Motifs of capitals and impost Pier 1, S face, central motif: the leaf form on the left is disorderly, and unfamiliar to this sculptor, but it is common elsewhere in the county, for example, on the doorway at Stillingfleet, order 3. He pierces holes where beading would be too fine to cut accurately or easily, but beading and small domes often have pierced holes in the centre: the series of holes, then, seems to be essential to the patterns. Small motifs are arranged along the impost, and varied - nailhead (a lazy derivative of beading), radially-faceted domes and pierced and fluted domes. These are very like the selection of motifs on the N arcade at Goodmanham. Impost of Pier 1: Sliced billet or a variant of nailhead, compare labels of doorways at Harswell and Thorngumbald. Faceted domed stars were used on the exterior SW angle of the tower at Kirkburn. Pier 1, SW angle: the three-quarters star is something like those at Bishop Wilton on the impost of the S doorway.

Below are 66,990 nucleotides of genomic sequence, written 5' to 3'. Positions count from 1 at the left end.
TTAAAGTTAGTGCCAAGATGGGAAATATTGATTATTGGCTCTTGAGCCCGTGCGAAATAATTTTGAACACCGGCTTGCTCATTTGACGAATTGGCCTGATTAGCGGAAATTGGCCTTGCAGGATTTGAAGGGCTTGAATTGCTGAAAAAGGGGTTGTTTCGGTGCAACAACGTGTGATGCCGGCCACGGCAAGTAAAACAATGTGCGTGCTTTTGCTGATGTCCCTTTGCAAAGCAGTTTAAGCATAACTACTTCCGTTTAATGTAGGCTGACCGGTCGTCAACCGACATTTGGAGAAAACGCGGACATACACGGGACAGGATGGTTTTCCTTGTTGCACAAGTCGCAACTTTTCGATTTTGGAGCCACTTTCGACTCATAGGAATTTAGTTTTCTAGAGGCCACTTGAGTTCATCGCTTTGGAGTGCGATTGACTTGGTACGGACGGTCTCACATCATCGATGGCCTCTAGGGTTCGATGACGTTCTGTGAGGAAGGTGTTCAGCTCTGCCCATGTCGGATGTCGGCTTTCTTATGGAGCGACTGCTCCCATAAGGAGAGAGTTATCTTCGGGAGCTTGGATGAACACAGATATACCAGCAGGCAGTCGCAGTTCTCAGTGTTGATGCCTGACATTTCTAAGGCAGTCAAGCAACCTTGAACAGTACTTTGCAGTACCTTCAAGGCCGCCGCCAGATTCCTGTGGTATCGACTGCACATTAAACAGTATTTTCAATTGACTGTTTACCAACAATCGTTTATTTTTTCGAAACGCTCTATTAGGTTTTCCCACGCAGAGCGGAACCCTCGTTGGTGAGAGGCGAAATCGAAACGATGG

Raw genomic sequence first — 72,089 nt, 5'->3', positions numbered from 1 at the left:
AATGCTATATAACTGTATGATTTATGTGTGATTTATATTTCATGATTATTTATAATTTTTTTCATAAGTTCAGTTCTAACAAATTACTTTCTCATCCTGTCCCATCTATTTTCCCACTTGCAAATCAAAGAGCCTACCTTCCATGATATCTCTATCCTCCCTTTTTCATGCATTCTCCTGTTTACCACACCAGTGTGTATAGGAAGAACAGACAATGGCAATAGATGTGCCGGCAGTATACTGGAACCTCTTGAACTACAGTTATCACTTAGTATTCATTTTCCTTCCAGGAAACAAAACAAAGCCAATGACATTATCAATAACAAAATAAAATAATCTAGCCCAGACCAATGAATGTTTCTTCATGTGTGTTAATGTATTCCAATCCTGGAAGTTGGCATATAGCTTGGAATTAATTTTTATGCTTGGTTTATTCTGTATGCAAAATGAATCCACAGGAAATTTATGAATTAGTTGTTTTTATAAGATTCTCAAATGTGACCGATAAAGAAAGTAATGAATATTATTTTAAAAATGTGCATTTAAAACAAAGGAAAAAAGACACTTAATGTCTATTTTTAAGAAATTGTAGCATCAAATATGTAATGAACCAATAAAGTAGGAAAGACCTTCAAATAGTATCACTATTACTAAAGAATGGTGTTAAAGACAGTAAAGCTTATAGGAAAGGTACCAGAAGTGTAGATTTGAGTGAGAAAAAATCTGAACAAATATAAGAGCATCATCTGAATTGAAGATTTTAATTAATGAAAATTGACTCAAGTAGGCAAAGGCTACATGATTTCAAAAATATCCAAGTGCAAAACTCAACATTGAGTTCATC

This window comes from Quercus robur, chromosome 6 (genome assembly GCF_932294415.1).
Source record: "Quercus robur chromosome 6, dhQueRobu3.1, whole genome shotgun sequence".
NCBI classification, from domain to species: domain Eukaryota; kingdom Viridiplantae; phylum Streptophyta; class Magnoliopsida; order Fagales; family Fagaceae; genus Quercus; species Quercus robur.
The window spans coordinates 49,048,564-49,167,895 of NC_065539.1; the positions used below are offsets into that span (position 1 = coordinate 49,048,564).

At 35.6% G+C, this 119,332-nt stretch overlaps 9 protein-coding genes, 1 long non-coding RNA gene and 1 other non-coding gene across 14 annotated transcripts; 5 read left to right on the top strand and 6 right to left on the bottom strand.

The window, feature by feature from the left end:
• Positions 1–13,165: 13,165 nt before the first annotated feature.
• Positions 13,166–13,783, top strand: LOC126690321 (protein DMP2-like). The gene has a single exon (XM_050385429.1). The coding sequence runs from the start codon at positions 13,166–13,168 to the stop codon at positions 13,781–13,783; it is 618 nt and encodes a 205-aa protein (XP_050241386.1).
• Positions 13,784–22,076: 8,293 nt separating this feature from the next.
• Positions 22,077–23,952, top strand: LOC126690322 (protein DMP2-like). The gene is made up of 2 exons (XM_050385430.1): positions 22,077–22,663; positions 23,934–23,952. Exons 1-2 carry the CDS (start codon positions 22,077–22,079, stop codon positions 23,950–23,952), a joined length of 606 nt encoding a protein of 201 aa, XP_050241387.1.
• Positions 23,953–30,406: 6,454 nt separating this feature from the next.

The imagery of the N arcade is made up of stars, foliage and a few heads. The motifs on the imposts are star-like in that they are radiant forms, and many will be seen to have a central pierced hole, a common feature in a range of star patterns. On the bell of the capitals, foliage is the most frequent and most varied of the motifs. This context of stars and foliage suggests the new life of heaven, and this context would suit the four heads. The man’s head looks down at the people in the nave, as if from a place in heaven. Not only Pocklington but Tournai comes to mind here: the figure said to be of a stonemason who fell during building - yet he smiles. The beakhead and the two animal masks (perhaps also evil spirits) sprout foliage, possibly representing the resurrection as life out of death. The congregation standing in the nave was thus presented with images of a future life up in Paradise.